Three weeks before George Floyd killing, accused officers violently detained another Black man

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<p>In this file handout photo provided by the Hennepin County Jail and received by AFP on May 31, 2020 shows Derek Chauvin booking photos face and profile. </p><p> </p> (Hennepin County Jail/AFP via Getty)

In this file handout photo provided by the Hennepin County Jail and received by AFP on May 31, 2020 shows Derek Chauvin booking photos face and profile.

(Hennepin County Jail/AFP via Getty)

Three weeks before they were involved in the killing of George Floyd, three of the same Minneapaolis police officers roughly detained another Black man as a crowd of onlookers begged for mercy, the Minneapolis Star Tribune reports.

On 3 May 2020, officers Derek Chauvin, who would later kneel on Floyd’s neck, and Thomas Lane and J Alexander Kueng, who would help pin Mr Floyd down, arrived at an apartment building in South Minneapolis, responding to a call that a woman was being held hostage.

As they headed into the building, a Black man named Adrian Drakeford walked out. Mistakenly believing Mr Drakeford had a knife, the officers wordlessly tackled the man and pinned him to the ground, where he struggled to breathe, just as Mr Floyd did.

Mr Drakeford’s brother Lee began recording the incident, while girlfriend Kamaria Layton can be heard pleading, “He didn’t do nothing!” Lee asks for the police officers’ badge numbers.

As an angry crowd forms around the officers, Luis Realivasquez, another office responding to the call, who wasn’t involved in killing Mr Floyd, begins shaking a can of chemical irritant from his weapons belt and yells, “Back up!” at the crowd.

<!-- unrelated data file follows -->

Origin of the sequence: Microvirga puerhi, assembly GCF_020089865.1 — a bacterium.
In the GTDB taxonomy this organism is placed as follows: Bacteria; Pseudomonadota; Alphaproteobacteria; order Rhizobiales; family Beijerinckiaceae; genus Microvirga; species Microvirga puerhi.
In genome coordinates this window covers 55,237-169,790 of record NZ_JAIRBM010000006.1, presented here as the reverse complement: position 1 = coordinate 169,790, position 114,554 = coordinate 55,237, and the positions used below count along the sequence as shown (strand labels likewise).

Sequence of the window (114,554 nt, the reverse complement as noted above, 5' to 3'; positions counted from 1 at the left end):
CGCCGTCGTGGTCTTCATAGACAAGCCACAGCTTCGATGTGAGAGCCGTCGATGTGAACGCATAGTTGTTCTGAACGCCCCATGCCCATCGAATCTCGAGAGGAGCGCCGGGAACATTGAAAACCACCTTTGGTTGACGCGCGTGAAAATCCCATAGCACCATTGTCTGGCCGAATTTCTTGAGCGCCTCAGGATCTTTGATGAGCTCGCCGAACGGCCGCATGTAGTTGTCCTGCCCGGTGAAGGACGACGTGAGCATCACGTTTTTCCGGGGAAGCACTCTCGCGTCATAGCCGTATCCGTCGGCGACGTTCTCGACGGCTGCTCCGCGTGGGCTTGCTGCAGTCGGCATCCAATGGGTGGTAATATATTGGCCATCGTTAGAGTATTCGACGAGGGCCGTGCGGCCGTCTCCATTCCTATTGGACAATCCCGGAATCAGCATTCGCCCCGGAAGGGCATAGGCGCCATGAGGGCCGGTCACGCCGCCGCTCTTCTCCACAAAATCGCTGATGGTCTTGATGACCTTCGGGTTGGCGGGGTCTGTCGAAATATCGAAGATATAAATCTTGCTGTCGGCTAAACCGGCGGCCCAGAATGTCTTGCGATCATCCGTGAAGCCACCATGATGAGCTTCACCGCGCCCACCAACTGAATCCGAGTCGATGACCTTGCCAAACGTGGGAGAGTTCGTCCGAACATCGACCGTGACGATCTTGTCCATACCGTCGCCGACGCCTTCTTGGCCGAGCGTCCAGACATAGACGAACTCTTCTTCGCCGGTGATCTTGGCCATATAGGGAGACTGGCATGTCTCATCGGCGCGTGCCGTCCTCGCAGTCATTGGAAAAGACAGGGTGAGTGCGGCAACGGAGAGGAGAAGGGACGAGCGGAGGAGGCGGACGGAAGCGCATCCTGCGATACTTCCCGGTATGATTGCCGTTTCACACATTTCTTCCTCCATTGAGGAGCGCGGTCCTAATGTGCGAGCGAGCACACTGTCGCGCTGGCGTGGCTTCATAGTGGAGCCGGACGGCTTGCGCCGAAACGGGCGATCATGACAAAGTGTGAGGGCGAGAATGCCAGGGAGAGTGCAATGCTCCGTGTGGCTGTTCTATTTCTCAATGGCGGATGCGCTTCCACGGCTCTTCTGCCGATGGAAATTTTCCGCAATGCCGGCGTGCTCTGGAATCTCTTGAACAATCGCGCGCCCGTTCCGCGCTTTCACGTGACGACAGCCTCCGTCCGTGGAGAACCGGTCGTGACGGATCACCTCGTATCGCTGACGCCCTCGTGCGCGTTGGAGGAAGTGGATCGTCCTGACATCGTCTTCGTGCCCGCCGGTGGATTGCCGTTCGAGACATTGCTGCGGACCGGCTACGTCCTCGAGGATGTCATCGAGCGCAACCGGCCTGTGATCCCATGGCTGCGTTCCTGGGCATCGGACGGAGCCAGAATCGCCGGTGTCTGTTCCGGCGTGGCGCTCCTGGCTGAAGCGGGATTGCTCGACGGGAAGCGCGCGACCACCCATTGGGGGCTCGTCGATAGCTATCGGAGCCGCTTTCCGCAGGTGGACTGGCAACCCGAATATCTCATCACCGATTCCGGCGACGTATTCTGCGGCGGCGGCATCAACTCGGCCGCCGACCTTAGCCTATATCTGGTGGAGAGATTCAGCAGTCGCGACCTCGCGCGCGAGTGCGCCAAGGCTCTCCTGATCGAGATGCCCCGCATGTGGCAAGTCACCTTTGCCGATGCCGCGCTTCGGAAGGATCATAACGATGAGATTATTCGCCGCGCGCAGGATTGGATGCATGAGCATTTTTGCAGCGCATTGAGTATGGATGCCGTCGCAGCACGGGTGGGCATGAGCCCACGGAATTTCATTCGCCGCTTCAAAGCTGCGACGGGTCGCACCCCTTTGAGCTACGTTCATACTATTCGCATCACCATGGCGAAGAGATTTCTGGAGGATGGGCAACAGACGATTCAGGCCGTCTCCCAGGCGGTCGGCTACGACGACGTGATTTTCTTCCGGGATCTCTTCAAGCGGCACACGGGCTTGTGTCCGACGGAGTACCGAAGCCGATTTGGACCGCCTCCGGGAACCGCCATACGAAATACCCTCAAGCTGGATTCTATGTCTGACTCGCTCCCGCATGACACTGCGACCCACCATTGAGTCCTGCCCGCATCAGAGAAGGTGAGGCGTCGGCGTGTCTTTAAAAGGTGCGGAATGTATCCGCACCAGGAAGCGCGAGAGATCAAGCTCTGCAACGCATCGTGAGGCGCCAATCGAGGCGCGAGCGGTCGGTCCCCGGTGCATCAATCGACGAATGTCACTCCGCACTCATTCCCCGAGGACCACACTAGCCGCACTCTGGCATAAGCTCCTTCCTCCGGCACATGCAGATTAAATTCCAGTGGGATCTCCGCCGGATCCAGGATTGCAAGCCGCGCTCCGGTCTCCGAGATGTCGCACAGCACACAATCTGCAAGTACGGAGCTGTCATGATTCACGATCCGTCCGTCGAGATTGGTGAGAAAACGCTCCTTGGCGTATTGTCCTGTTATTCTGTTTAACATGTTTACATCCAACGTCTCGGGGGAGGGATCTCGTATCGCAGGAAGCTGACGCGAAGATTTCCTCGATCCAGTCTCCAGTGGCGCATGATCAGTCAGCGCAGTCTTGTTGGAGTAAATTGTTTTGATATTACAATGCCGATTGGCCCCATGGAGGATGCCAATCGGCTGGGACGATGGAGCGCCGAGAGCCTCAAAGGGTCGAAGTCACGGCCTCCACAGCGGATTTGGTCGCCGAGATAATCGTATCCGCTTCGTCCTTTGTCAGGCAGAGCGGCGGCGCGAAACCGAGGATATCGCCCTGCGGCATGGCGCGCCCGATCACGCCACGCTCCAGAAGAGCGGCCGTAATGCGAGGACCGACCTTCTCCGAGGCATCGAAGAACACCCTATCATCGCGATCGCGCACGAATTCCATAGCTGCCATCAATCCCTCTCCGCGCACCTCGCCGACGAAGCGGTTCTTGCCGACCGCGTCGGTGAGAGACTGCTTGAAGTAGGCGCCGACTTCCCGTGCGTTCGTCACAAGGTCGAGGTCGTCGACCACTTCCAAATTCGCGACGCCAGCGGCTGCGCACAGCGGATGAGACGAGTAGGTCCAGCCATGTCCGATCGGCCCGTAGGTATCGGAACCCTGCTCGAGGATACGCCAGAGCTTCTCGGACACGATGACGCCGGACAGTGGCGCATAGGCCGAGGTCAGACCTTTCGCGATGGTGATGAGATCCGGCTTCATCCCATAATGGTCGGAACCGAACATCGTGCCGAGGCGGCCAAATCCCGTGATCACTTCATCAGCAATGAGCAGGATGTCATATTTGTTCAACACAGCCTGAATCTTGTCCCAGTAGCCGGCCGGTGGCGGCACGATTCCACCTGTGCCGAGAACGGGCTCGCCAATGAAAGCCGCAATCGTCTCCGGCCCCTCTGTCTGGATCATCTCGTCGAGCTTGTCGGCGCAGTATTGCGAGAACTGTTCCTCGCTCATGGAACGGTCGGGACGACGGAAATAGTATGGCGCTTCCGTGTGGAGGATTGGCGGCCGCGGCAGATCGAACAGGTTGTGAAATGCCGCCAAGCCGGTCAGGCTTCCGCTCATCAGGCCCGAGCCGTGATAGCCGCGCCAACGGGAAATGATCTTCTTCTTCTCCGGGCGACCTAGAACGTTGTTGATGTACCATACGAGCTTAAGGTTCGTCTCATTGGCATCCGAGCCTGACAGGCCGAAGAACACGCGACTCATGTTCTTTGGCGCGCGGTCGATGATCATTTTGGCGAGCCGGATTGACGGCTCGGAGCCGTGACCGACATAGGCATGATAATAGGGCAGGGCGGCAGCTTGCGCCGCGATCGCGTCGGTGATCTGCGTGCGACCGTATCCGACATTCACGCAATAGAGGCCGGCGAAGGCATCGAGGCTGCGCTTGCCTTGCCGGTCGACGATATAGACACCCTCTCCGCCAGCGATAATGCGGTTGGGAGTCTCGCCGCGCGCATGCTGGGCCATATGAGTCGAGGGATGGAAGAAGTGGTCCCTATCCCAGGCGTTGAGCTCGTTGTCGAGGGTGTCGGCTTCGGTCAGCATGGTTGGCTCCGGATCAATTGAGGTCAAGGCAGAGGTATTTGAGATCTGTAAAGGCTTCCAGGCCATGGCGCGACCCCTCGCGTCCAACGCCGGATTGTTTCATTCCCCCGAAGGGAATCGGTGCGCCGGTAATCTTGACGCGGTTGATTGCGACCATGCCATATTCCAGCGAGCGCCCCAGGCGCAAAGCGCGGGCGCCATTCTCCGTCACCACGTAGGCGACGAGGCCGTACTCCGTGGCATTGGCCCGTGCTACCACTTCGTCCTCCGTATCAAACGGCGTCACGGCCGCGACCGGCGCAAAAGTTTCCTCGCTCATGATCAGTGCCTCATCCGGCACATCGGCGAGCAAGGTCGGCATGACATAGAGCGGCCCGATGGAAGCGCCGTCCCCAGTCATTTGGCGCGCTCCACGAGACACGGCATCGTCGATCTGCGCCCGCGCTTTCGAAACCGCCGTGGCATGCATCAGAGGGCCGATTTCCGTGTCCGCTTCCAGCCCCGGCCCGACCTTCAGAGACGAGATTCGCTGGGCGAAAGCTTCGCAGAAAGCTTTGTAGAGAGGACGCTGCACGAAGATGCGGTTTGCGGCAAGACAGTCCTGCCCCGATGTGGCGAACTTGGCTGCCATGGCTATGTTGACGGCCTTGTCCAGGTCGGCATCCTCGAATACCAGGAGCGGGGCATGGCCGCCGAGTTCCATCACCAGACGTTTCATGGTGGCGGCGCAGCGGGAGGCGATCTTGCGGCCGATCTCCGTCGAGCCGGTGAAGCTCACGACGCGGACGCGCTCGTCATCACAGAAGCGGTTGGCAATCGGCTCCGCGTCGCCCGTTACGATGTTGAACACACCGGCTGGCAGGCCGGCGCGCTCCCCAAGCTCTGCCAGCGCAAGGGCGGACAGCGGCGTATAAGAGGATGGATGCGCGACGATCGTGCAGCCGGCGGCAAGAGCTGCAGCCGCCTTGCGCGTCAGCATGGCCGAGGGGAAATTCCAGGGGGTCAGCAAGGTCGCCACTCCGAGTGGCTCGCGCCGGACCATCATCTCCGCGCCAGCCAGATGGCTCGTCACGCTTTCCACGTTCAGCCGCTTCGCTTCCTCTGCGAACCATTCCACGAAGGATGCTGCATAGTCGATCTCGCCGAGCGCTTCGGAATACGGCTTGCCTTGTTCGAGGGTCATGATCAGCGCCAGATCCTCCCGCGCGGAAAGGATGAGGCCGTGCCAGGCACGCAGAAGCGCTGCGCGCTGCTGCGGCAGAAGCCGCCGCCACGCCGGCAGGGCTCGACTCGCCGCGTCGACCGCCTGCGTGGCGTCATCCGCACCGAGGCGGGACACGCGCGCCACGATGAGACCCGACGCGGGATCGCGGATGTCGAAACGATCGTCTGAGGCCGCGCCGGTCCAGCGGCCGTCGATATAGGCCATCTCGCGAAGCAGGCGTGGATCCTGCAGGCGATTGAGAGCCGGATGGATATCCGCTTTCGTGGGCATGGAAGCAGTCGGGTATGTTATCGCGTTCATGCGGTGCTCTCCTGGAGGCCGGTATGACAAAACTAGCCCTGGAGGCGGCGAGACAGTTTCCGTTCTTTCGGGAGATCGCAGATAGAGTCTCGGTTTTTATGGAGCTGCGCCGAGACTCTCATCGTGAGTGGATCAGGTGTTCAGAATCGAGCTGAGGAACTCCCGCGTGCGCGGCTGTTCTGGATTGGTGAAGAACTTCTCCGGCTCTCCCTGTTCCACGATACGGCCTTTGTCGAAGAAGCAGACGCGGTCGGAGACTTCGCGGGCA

Adrian Drakeford was detained but released with no charges. One of his brothers, Terrance, who came on the scene and protested his arrest, was charged with obstructing the legal process before the city dropped the case “in the interest of justice,” and police also tried to detain his other brother Lee, who fled the scene.

A police report later found that Mr Drakeford, 27, was unrelated to the call, and was carrying a knife sharpener, not a knife. Minneapolis police never located the source of the 911 call they’d been sent to investigate.

“After further investigation it was determined that Adrian Drakeford was not involved in this call.,” they wrote in a police report. “This whole call was unfounded because everyone on scene at this address was uncooperative.”

Just a few weeks after the incident at the apartment, where new hires Officers Kueng and Lane were still in field training, the trio were called to investigate reports that a man named George Floyd had used a counterfeit $20 (£14.50) bill to buy cigarettes at a store, and ended up violently detaining him, with Chauvin pressing his knee into Floyd’s neck for minutes on end until he died.

All three were fired, and Chauvin was charged with second-degree murder and manslaughter, while Kueng, Lane, and a fourth officer on scene, Tou Thao, were charged with aiding and abetting second degree murder and manslaughter.

The Minneapolis Police Department did not respond to a request for comment

Video of Mr Floyd’s death helped inspire nationwide protests against police brutality toward Black people. In December, the city of Minneapolis voted to divert nearly $8m (£5.8m) from its proposed police budget to other city services, including a violence prevention unit and a team to respond to mental health incidents without involving police officers, falling short of earlier promises from local leaders to dismantle and defund the city’s police department.

Mr Chauvin’s trial begins on 29 March, while the other officers are not expected to stand trial until the summer due to concerns over the ability to adhere to coronavirus guidelines in the courtroom.

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